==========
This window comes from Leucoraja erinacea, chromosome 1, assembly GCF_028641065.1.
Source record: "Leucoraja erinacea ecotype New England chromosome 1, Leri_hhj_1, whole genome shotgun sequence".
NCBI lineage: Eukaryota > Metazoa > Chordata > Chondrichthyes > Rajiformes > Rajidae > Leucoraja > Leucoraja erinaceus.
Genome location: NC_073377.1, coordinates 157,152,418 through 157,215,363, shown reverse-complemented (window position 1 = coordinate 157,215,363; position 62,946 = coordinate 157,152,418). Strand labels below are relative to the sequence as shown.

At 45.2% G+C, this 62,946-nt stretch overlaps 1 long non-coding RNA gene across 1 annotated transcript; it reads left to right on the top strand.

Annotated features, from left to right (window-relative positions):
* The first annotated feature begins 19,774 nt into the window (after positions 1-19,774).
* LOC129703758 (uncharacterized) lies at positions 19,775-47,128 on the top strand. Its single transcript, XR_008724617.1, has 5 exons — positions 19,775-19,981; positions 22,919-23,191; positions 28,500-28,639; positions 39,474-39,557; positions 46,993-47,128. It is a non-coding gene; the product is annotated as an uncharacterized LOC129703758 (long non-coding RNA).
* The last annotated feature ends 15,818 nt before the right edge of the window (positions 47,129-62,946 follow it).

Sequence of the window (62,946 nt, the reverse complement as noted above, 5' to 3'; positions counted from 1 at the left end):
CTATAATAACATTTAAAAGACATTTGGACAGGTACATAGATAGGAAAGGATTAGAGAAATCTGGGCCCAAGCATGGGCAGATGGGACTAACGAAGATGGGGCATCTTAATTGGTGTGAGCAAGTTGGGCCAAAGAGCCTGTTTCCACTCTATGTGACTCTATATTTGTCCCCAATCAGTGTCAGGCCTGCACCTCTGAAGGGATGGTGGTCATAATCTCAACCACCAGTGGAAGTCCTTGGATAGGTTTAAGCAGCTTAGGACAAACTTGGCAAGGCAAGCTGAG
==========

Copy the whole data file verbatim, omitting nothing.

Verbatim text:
This window comes from Leucoraja erinacea, chromosome 1, assembly GCF_028641065.1.
Source record: "Leucoraja erinacea ecotype New England chromosome 1, Leri_hhj_1, whole genome shotgun sequence".
NCBI lineage: Eukaryota > Metazoa > Chordata > Chondrichthyes > Rajiformes > Rajidae > Leucoraja > Leucoraja erinaceus.
Genome location: NC_073377.1, coordinates 157,152,418 through 157,215,363, shown reverse-complemented (window position 1 = coordinate 157,215,363; position 62,946 = coordinate 157,152,418). Strand labels below are relative to the sequence as shown.

At 45.2% G+C, this 62,946-nt stretch overlaps 1 long non-coding RNA gene across 1 annotated transcript; it reads left to right on the top strand.

Annotated features, from left to right (window-relative positions):
* The first annotated feature begins 19,774 nt into the window (after positions 1-19,774).
* LOC129703758 (uncharacterized) lies at positions 19,775-47,128 on the top strand. Its single transcript, XR_008724617.1, has 5 exons — positions 19,775-19,981; positions 22,919-23,191; positions 28,500-28,639; positions 39,474-39,557; positions 46,993-47,128. It is a non-coding gene; the product is annotated as an uncharacterized LOC129703758 (long non-coding RNA).
* The last annotated feature ends 15,818 nt before the right edge of the window (positions 47,129-62,946 follow it).

Sequence of the window (62,946 nt, the reverse complement as noted above, 5' to 3'; positions counted from 1 at the left end):
CTATAATAACATTTAAAAGACATTTGGACAGGTACATAGATAGGAAAGGATTAGAGAAATCTGGGCCCAAGCATGGGCAGATGGGACTAACGAAGATGGGGCATCTTAATTGGTGTGAGCAAGTTGGGCCAAAGAGCCTGTTTCCACTCTATGTGACTCTATATTTGTCCCCAATCAGTGTCAGGCCTGCACCTCTGAAGGGATGGTGGTCATAATCTCAACCACCAGTGGAAGTCCTTGGATAGGTTTAAGCAGCTTAGGACAAACTTGGCAAGGCAAGCTGAG